The study of granitic magmatism in any area is significant because any attempt to model the evolution of the continental crust needs a detailed knowledge of the granite-forming events. All along the Lesser Himalaya, large areas of Proterozoic and Paleozoic granitic rocks are exposed and have been investigated in detail. More recently, petrological, geochronological and isotopic data have been instrumental for the understanding of their role in the tectonic evolution of the Lesser Himalaya (Sharma, 1983: Singh and Jain, 2003; Islam et al., 2005). These granitic bodies reveal the presence of early to middle Proterozoic and Paleozoic basement rocks in the whole Lesser Himalaya. The ubiquitous character of the granites is their Peraluminous, collision-related, S-type nature and the association with amphibolite-grade metasediments.

Peraluminous leucogranites, thought to have been derived by melting of the continental crust, provide important information toward understanding the evolution of the continental crust. The obvious reason is that mantle involvement in the generation of leucogranites is almost negligible. The radiogenic and stable isotope studies of different plutons (France-Lanord et al., 1988; Nablek et al., 1992; Castelli and Lombardo, 1988; Inger and Harris, 1993; Friend et al., 2009) indicate that many are generated from heterogeneous sources. Negative εNd values and very high 87Sr/86Sr ratios for most of the leucogranites suggest that the sources had long crustal histories (Vidal et al., 1982; France-Lanord and LeFort, 1988).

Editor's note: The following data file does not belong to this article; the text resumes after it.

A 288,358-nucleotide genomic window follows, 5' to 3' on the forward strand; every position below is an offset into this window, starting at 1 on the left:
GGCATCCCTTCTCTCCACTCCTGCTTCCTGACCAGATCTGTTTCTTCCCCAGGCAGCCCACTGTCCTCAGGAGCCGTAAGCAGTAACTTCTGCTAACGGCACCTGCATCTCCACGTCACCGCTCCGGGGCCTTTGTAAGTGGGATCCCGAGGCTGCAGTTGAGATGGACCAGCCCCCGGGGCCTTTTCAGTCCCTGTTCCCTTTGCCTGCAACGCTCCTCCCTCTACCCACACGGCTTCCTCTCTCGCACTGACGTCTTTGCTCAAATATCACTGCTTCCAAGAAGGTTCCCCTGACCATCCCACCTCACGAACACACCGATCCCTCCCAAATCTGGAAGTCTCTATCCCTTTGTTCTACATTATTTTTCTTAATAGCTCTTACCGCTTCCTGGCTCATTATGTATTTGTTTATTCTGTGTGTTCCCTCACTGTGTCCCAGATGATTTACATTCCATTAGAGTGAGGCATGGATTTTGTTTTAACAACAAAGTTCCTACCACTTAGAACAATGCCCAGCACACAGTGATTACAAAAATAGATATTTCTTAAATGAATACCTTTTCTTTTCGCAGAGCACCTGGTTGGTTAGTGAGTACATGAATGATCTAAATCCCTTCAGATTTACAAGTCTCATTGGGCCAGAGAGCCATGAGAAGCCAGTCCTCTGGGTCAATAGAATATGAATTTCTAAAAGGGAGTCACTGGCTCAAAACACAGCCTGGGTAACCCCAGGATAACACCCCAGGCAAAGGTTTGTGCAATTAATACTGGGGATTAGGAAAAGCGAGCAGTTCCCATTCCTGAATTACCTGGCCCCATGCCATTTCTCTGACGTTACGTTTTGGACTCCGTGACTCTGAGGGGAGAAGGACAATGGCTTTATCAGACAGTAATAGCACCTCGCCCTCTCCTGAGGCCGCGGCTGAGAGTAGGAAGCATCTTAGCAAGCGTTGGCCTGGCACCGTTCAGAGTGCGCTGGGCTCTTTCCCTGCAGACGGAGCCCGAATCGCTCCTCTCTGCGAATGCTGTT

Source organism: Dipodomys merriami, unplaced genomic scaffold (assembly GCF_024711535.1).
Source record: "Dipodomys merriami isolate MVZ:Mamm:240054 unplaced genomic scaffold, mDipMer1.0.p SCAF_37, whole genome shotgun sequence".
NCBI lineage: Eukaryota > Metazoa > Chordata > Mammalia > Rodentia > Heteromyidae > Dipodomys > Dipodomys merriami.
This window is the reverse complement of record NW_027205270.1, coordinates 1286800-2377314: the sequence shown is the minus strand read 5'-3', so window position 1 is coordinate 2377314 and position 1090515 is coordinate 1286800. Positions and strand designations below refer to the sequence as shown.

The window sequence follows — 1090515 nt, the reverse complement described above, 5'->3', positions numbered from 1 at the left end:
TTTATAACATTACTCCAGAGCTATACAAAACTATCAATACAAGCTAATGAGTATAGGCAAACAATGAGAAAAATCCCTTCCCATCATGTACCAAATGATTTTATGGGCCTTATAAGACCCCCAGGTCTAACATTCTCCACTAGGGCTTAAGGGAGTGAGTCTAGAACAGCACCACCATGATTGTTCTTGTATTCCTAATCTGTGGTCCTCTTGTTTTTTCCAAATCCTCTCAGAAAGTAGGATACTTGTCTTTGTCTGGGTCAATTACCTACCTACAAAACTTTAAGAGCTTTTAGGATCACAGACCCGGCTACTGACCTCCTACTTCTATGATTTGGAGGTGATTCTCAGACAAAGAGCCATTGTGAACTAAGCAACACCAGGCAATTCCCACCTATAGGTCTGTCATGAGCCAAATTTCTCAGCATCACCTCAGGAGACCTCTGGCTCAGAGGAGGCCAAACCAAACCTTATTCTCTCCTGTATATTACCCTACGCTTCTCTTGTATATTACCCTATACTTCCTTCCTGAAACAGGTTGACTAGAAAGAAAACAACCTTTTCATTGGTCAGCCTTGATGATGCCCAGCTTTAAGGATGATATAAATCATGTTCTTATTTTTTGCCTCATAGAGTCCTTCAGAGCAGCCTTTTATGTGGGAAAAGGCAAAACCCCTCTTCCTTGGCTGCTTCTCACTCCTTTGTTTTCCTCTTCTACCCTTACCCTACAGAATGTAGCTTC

Remarkable contributions on the study of basement granites from the northwest Himalaya are available but much less attention has been paid in the northeast Himalaya. Early research was concentrated only on geological and stratigraphical aspects of the region. In particular, geochemical work appears scarce. The Paleoproterozoic Bomdila granite body, associated with the extensive development of Proterozoic granitoids along a 2000 km linear belt in the Lesser Himalaya, was chosen for the present study. The granite has been examined thoroughly with a view toward understanding its petrogenesis, the regional implications of the Proterozoic granitic magmatism and its contribution in the evolution of the continental crust in the Himalaya.